Future presidential elections: the U.S. Supreme court will decide the fate of the voting process

The U.S. Supreme court will decide whether or not the 538 members of the electoral College to vote for the winners in their respective States. About it writes USA Today.

Будущее президентских выборов: Верховный суд США решит судьбу процесса голосования

Photo: Depositphotos

The Supreme court of Washington ruled to impose fines of $1,000 against three of the electors who voted in December 2016, Colin Powell, not Hillary Clinton, who won in the state.

Ever uncertain of the tendency of some members of the electoral College did not decide the election results, so the effect of the decisions of the Supreme court may be just mathematical. But the race 2020 between President Donald trump and his possible opponent-a Democrat might be risky for such a solution.

“The court should resolve this conflict now, before it occurs in the context of elections”, — said the Professor at Harvard law school Lawrence Lessig on behalf of three voters in Washington state. He noted that in 2016 10 voters either went against the system, or tried to do it that enough to change the results of the presidential elections.

“As the demographics of the United States shows that the number of votes for each candidate will be about the same, there is a high probability that such fluctuations may force the court to decide the question of freedom of elections,” warned Lessig.

In accordance with the Constitution, each state appoints electors to vote, distributed by popular vote. Twenty-nine States and the district of Columbia require that electors vote for the candidate of his party.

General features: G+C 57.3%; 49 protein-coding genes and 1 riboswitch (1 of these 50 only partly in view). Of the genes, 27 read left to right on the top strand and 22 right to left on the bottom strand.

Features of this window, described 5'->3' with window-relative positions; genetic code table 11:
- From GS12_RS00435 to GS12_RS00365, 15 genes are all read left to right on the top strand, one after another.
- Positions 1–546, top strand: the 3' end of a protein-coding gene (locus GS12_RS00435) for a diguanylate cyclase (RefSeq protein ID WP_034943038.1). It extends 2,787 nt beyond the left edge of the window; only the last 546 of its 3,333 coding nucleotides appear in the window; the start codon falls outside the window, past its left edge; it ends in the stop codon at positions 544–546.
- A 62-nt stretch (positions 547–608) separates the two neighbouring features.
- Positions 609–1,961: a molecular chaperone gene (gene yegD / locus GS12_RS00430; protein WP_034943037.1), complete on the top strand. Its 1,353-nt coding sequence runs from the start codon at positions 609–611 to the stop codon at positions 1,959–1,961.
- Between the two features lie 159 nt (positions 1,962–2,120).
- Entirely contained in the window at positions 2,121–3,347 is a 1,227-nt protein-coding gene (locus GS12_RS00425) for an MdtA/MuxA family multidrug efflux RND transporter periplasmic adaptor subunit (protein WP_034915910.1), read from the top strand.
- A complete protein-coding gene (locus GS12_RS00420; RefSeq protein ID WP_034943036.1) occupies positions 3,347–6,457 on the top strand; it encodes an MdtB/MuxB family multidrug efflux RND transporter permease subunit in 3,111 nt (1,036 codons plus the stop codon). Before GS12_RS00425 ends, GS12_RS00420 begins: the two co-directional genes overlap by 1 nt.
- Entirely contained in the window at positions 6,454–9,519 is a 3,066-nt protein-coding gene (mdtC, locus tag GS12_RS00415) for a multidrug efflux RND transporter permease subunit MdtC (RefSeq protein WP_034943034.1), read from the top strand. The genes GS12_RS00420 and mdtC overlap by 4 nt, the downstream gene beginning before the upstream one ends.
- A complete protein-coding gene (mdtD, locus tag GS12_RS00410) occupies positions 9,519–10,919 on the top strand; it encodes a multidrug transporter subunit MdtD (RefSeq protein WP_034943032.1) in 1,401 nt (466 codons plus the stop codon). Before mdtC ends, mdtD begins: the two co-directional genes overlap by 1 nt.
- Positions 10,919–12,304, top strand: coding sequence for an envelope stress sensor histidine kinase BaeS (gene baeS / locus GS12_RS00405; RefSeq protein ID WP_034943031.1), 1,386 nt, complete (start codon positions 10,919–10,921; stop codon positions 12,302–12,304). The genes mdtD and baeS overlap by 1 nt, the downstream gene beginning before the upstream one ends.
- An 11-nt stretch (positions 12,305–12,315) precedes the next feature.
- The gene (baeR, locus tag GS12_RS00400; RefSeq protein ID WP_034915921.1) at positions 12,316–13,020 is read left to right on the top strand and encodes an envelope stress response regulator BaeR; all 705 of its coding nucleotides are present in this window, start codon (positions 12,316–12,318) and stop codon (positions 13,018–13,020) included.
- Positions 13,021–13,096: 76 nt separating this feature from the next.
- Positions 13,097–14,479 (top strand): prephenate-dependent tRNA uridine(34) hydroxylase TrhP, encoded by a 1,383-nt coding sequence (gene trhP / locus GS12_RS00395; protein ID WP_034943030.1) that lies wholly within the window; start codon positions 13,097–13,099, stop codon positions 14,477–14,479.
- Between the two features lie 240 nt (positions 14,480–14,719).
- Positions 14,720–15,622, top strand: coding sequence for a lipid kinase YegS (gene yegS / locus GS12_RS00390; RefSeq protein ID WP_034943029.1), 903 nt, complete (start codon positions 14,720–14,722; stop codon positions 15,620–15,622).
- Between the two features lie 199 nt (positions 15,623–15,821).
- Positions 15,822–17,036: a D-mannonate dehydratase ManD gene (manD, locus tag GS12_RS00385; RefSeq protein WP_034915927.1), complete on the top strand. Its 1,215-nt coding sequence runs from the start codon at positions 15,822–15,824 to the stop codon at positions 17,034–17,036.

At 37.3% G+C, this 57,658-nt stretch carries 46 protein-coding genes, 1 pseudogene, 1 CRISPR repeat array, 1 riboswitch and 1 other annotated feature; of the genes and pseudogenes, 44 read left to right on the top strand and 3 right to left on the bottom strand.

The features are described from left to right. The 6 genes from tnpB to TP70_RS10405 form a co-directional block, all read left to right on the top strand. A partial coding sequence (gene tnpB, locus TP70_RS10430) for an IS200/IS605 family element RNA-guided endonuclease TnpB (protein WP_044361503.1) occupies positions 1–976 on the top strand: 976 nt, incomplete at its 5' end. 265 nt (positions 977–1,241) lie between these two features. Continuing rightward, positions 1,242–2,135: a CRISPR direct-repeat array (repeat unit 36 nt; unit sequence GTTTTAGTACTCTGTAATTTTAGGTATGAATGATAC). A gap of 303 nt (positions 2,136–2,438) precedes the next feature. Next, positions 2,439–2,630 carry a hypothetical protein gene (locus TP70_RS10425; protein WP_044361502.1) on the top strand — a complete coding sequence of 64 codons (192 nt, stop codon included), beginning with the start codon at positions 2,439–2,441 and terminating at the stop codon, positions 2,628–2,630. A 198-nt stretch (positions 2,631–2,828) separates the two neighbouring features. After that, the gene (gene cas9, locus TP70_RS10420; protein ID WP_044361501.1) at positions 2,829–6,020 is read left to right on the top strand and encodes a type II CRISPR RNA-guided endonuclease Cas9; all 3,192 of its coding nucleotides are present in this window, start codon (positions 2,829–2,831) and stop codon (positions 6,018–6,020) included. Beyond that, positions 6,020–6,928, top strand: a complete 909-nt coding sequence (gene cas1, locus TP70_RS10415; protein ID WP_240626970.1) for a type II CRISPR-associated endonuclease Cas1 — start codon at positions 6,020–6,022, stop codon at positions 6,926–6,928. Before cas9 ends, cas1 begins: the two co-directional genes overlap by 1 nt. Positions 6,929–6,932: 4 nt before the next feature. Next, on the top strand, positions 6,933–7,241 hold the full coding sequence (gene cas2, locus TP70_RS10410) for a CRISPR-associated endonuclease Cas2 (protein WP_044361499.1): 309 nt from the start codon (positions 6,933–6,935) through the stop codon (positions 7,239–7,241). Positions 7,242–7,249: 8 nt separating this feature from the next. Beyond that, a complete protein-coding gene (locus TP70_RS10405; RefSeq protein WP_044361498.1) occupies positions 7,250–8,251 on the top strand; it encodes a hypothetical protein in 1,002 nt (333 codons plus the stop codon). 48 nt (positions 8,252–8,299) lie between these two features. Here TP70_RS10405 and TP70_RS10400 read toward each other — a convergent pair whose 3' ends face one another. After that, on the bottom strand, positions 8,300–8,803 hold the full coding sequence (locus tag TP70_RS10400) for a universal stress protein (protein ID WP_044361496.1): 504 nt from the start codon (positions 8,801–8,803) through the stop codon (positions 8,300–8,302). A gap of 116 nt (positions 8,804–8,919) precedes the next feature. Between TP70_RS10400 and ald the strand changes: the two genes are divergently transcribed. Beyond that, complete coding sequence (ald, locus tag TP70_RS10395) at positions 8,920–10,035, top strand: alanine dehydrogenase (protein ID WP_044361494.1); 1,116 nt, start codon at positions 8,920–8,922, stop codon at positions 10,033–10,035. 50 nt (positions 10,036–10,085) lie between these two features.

The Supreme court of Washington held that the state has the right to appoint the first ever fines for so-called unfaithful electors.

“Elector operates under the laws of the state, and the right of the First amendment is not violated when the state imposes a fine for the violation by the elector of the law,” the court ruled.

The appellate court of the 10th County created another precedent in the case. “States cannot interfere with the electors to exercise discretion when voting for President and Vice-President,” the court ruled.

The split between the two courts, as well as the real prospect that the electors can decide who will win the elections probably led the judges to action.

Even the voters of Colorado the voice for Kasich was upheld, agreed that the Supreme court should intervene. Only Washington has urged judges not to interfere.

To provide electors with such independence, the solicitor General of the state of Noah Purcell wrote to the judges: “This would mean that only 538 Americans — members of the electoral College have the right to vote and can decide who should be President of the United States.”